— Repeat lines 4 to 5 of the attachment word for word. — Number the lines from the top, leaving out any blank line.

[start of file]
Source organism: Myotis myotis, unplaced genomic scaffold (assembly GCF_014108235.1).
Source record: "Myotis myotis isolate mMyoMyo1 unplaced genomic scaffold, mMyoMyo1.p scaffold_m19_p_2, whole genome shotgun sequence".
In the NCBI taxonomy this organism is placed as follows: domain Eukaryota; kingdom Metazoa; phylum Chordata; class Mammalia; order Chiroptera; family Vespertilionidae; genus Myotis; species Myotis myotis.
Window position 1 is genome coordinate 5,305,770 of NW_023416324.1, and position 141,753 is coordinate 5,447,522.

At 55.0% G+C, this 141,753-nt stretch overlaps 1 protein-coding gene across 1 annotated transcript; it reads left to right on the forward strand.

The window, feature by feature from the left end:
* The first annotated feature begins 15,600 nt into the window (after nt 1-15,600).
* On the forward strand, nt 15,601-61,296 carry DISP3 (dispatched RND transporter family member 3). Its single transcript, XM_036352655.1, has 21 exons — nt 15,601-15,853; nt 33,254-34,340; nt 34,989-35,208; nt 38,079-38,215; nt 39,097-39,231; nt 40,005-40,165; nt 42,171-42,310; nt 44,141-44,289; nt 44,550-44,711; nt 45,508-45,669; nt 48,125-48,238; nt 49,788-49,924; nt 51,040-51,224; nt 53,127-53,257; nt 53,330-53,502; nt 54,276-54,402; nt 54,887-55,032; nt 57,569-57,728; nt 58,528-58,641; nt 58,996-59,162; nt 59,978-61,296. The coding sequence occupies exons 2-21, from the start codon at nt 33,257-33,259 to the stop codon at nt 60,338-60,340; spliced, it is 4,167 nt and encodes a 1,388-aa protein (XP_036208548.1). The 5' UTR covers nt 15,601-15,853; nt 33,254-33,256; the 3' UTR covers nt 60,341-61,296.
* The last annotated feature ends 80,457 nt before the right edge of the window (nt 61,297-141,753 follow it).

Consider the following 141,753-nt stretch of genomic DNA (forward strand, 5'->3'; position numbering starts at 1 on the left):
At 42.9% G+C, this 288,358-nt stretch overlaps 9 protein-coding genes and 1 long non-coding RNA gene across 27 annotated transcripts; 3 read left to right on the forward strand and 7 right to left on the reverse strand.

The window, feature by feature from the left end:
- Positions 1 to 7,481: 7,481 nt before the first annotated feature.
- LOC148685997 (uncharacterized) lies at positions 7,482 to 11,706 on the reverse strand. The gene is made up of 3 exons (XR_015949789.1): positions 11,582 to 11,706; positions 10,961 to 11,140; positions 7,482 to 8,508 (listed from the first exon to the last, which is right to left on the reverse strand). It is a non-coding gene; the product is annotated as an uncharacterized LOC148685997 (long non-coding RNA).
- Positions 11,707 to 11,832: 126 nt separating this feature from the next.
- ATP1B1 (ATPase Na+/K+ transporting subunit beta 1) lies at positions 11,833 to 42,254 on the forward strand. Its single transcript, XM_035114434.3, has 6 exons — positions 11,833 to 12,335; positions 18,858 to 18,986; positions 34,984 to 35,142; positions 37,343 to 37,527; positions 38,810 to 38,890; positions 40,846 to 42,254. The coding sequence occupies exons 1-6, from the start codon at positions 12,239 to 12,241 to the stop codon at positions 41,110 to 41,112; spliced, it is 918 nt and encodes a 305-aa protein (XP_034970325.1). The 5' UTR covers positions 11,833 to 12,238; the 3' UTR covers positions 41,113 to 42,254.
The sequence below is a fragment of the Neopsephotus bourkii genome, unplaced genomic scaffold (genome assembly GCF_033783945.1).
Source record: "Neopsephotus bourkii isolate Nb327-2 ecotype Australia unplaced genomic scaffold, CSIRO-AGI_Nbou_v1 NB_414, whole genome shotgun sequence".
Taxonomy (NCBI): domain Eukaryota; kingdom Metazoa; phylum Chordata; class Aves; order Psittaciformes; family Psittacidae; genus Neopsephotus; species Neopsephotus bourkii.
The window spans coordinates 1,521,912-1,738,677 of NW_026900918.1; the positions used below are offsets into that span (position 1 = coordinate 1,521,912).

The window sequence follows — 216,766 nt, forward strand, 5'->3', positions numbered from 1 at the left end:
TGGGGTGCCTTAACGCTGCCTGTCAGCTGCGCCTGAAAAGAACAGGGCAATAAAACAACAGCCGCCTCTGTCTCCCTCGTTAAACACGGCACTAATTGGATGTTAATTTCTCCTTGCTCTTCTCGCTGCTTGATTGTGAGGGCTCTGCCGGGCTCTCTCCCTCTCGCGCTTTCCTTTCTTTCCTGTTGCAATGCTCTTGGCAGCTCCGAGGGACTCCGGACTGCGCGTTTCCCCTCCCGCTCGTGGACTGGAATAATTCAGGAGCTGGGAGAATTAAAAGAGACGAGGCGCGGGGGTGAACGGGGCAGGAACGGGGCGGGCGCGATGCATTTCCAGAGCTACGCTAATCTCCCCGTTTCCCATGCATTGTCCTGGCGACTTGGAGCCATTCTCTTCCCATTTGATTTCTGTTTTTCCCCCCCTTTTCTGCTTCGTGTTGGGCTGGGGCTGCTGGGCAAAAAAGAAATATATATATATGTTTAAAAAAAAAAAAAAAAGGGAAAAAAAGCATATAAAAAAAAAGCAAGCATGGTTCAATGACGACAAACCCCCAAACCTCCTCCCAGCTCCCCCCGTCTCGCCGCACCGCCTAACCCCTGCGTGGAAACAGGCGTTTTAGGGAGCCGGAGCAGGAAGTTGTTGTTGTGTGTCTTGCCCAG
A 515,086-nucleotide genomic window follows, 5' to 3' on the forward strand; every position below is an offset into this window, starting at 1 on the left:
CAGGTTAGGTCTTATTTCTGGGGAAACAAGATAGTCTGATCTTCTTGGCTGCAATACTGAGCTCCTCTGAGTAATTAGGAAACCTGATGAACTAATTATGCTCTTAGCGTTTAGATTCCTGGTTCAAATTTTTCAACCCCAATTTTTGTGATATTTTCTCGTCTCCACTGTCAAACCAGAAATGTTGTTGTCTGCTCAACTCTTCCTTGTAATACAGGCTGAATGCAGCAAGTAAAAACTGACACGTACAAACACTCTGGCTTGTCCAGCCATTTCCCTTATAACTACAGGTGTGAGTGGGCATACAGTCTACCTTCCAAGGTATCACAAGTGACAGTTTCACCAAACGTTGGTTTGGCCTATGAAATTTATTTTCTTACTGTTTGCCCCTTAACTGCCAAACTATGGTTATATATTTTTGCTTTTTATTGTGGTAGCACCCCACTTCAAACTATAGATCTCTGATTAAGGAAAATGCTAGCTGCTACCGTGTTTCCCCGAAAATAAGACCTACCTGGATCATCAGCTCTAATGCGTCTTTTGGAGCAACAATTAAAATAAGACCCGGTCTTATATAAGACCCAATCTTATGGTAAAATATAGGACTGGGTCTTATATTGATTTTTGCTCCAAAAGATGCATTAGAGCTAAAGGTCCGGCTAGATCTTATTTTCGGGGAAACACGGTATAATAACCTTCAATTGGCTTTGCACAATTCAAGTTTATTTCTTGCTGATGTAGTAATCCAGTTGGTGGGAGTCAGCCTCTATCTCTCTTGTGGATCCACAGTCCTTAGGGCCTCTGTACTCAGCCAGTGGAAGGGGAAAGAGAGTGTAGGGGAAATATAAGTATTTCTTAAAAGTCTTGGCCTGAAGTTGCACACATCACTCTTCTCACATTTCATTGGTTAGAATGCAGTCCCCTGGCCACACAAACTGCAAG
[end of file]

Window position 1 is genome coordinate 5,305,770 of NW_023416324.1, and position 141,753 is coordinate 5,447,522.

At 55.0% G+C, this 141,753-nt stretch overlaps 1 protein-coding gene across 1 annotated transcript; it reads left to right on the forward strand.